Heard: January 6, 2017
for protection from harassment filed in the Essex County
Division of the Juvenile Court Department on October 30,
case was heard by Mark Newman, J.
Benjamin L. Falkner for the defendant.
Present: Kafker, C.J., Hanlon, & Agnes, JJ.
hearing, a Juvenile Court judge extended a civil harassment
order, pursuant to G. L. c. 258E, against a juvenile (the
defendant, M.T.) who, along with another boy, was accused of
committing an indecent assault and battery on a four year old
neighbor girl (the plaintiff, A.P.). M.T. now appeals the ex
parte order and the extension, arguing that (1) the evidence
was insufficient to support the issuance of the order; (2)
the judge abused his discretion in limiting the
cross-examination of A.P.'s mother (mother); and (3) the
mother's in-court identification of M.T. and the other
boy was improper. M.T. asks this court to vacate the order
and expunge all records or, in the alternative, to vacate the
order and remand for further proceedings. We affirm.
and M.T. and their families live on a cul-de-sac. Their
properties border one another, and are separated by a fence.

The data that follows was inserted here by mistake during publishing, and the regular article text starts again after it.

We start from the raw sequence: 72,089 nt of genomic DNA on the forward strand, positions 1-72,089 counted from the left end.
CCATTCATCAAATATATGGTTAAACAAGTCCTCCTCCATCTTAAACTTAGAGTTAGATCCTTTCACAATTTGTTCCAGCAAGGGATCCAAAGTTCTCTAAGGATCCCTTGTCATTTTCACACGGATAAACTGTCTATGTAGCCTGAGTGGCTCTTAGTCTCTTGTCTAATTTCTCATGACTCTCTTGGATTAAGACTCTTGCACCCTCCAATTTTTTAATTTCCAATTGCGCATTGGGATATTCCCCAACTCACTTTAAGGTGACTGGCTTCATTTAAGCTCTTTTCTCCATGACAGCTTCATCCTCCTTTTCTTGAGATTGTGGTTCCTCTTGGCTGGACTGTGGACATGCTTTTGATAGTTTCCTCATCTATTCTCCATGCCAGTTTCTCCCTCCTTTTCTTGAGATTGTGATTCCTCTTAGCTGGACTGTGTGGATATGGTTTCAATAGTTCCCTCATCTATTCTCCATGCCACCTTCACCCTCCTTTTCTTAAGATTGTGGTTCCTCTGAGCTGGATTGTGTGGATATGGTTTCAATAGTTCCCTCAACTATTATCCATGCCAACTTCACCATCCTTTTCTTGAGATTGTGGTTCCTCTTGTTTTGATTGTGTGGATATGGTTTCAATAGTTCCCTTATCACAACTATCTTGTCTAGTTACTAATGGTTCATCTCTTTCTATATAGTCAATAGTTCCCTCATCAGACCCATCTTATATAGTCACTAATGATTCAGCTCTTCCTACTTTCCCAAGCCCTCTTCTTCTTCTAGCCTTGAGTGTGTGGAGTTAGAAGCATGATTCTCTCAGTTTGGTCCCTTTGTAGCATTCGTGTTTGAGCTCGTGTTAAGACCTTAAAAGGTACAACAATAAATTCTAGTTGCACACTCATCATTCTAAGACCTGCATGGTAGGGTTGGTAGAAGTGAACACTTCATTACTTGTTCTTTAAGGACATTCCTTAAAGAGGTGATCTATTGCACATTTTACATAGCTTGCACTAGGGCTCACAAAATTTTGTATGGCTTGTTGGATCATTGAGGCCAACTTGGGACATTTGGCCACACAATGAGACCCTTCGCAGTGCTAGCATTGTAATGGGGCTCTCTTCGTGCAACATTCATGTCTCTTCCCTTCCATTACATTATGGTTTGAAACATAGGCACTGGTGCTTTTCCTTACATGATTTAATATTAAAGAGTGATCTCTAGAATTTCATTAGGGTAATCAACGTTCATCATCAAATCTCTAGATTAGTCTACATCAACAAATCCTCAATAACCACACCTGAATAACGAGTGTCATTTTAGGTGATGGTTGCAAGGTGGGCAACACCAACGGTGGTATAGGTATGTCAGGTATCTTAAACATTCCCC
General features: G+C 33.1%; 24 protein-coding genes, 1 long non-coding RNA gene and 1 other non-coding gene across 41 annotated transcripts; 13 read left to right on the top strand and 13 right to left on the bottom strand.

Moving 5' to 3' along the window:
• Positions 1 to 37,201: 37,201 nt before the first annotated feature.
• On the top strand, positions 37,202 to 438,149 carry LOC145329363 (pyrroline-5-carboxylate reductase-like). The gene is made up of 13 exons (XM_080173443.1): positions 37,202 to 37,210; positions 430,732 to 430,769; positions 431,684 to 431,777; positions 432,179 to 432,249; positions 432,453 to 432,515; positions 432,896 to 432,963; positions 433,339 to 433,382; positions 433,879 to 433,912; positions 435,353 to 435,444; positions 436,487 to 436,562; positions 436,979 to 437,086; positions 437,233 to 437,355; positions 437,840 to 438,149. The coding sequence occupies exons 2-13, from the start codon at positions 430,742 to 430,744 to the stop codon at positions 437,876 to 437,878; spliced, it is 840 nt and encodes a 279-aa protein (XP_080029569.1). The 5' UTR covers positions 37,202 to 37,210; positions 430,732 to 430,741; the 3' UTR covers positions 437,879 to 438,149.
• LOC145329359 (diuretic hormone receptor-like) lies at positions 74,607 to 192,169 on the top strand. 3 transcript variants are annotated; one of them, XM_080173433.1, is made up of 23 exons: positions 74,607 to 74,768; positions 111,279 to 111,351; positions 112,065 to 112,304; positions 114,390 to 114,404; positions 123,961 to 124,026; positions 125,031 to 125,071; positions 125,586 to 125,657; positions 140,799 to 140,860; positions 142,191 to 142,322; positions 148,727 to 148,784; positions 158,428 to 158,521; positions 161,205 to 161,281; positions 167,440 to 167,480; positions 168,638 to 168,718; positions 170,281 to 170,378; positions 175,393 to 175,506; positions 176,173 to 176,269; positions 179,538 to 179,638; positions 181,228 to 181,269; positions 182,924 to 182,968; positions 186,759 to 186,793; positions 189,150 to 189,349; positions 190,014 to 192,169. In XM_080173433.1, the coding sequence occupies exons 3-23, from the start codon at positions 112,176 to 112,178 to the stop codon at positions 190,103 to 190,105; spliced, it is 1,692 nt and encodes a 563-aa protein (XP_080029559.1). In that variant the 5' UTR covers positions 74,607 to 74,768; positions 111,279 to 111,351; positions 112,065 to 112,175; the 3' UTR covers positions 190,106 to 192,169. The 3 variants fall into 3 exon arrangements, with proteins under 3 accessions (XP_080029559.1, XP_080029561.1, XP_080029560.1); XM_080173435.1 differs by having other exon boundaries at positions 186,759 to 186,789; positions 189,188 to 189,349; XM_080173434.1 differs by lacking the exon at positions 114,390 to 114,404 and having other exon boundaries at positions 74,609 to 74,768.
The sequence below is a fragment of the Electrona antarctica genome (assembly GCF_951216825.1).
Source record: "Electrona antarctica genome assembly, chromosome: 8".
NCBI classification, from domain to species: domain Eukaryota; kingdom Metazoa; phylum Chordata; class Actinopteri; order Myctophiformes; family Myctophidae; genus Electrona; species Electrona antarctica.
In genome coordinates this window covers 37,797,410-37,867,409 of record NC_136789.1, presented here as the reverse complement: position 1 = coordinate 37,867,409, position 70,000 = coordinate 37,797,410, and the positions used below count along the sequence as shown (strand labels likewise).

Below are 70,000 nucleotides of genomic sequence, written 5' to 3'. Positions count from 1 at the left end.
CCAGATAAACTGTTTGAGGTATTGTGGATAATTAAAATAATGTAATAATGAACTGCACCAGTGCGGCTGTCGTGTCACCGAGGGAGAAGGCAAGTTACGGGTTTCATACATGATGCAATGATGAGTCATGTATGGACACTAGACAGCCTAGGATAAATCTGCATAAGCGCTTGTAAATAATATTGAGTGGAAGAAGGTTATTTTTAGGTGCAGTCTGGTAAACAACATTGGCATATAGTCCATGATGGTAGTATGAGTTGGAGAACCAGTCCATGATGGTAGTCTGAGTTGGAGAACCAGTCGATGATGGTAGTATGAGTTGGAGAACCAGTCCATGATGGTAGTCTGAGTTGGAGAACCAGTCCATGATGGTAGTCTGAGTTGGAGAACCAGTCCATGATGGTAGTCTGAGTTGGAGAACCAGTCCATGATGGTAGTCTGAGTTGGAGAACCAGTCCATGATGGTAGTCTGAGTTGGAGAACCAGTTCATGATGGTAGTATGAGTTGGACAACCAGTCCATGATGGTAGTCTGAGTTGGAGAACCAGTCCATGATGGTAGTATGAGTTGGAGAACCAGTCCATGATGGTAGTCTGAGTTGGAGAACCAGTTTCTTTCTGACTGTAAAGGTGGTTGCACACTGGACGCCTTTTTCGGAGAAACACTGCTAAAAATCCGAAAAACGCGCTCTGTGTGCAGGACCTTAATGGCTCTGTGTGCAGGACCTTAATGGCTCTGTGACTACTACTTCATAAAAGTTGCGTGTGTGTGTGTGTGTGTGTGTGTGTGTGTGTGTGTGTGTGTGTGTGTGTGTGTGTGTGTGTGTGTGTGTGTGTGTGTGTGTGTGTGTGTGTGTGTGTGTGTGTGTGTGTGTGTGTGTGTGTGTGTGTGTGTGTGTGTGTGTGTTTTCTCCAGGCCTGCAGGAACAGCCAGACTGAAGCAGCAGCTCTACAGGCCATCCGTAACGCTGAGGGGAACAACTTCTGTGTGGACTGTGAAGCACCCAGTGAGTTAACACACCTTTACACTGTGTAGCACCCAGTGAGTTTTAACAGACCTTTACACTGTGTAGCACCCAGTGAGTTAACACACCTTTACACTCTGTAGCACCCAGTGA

The other boy's property is in the same cul-de-sac, but
does not border A.P.'s property. At the time of the
incident, A.P. was four years old and had developmental
delays related to speaking and expression.
ex parte hearing, A.P.'s father (father) appeared alone
and testified that he was at work when he received a
telephone call from the mother. The father summarized the events
as the mother had relayed them to him:
"[A.P.] was in the backyard in our fenced-in yard
playing. We have a swing set, jungle gym, and some toys. And
my wife's Vietnamese. She's pretty protective,
generally won't let the kids out of her sight for more
than [ten] to [twenty] minutes, if that. So I don't know
how long she was out there.
"But my wife went to the back door and hollered
[A.P.]'s name. And our jungle gym sort of blocks
--there's a blind spot right behind the jungle gym. And
[A.P.] came running from behind the jungle gym holding her
underwear and no clothes. She was naked. And the two boys